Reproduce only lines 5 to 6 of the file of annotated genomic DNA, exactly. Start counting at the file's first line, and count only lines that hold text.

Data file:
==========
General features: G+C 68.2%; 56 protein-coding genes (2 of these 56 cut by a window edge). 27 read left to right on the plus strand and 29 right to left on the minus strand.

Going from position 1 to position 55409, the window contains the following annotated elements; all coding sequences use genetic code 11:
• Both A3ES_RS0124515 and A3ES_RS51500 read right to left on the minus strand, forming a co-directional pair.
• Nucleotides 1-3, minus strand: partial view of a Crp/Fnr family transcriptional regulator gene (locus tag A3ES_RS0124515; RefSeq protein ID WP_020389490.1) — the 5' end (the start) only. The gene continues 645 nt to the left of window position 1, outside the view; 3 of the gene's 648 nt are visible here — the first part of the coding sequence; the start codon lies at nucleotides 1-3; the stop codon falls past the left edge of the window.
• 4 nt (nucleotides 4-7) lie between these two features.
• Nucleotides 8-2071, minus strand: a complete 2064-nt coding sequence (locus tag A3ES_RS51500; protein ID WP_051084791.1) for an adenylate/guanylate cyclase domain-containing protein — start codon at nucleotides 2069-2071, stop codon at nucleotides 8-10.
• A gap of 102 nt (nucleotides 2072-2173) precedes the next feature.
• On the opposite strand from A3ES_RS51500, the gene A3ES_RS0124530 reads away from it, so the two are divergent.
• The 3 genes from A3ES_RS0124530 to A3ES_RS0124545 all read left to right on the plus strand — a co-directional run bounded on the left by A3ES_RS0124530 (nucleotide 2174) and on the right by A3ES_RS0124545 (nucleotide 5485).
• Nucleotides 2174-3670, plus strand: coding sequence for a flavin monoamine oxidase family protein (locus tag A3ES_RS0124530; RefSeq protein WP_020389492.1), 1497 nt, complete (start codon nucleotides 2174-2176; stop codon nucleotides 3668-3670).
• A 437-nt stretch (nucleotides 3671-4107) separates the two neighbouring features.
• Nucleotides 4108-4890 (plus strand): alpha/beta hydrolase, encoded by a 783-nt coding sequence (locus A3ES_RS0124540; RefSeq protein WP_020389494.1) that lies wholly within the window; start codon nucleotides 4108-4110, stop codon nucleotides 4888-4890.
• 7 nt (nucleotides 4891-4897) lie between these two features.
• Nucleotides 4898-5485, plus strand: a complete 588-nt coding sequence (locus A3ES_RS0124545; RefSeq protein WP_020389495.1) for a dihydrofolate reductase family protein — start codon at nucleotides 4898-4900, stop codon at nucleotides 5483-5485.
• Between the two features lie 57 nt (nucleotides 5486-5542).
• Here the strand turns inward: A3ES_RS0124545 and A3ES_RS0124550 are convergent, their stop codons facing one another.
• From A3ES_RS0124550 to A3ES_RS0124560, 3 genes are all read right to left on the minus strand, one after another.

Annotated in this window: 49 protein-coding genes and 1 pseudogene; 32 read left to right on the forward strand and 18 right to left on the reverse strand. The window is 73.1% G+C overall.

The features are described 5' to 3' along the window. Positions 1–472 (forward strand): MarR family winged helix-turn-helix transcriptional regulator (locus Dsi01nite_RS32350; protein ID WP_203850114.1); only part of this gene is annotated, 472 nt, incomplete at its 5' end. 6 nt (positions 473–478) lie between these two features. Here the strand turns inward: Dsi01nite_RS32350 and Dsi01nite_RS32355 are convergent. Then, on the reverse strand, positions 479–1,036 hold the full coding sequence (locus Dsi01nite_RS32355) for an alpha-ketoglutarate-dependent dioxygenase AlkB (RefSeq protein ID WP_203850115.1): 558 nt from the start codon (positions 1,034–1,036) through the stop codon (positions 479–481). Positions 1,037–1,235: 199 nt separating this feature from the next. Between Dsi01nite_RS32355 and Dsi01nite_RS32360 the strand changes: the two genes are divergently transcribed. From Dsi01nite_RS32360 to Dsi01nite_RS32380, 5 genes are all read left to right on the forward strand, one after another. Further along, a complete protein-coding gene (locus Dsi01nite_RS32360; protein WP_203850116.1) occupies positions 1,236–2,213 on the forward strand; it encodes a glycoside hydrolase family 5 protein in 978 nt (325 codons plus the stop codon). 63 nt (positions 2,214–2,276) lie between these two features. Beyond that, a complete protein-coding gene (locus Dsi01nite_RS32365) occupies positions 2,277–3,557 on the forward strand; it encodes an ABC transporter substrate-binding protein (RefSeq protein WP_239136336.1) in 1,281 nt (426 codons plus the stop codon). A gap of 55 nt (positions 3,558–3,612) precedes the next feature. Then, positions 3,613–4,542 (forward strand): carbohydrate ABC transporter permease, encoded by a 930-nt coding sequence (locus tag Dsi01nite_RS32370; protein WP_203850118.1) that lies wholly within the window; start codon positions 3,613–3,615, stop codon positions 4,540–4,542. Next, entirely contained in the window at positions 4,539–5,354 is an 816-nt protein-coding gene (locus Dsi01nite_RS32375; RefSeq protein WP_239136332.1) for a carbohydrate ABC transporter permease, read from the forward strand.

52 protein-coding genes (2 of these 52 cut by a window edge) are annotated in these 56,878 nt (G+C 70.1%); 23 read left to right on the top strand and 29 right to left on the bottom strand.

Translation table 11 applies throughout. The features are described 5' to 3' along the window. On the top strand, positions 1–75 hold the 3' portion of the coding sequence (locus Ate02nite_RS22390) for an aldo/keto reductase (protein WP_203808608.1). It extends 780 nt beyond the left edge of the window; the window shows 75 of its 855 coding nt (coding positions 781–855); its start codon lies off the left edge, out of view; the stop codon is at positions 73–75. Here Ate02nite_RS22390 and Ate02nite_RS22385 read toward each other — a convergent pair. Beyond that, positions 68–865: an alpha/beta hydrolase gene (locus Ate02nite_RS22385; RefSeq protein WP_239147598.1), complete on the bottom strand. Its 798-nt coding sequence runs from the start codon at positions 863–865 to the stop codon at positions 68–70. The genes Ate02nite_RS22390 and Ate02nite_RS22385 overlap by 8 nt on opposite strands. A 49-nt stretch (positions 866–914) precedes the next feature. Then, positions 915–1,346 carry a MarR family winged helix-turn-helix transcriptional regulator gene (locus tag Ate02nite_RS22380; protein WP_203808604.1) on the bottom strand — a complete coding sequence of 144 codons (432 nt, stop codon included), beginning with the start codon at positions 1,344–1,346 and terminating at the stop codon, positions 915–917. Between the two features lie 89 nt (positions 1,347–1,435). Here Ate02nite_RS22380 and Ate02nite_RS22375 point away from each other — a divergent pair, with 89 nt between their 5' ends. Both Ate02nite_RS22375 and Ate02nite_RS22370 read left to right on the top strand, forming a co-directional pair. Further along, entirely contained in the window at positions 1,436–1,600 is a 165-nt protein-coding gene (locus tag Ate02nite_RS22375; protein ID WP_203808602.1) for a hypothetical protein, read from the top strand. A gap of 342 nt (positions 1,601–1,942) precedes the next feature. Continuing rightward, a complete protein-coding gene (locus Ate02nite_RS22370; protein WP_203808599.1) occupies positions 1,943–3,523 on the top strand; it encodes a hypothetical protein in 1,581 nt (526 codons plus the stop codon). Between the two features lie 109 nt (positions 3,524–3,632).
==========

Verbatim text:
• 4 nt (nucleotides 4-7) lie between these two features.
• Nucleotides 8-2071, minus strand: a complete 2064-nt coding sequence (locus tag A3ES_RS51500; protein ID WP_051084791.1) for an adenylate/guanylate cyclase domain-containing protein — start codon at nucleotides 2069-2071, stop codon at nucleotides 8-10.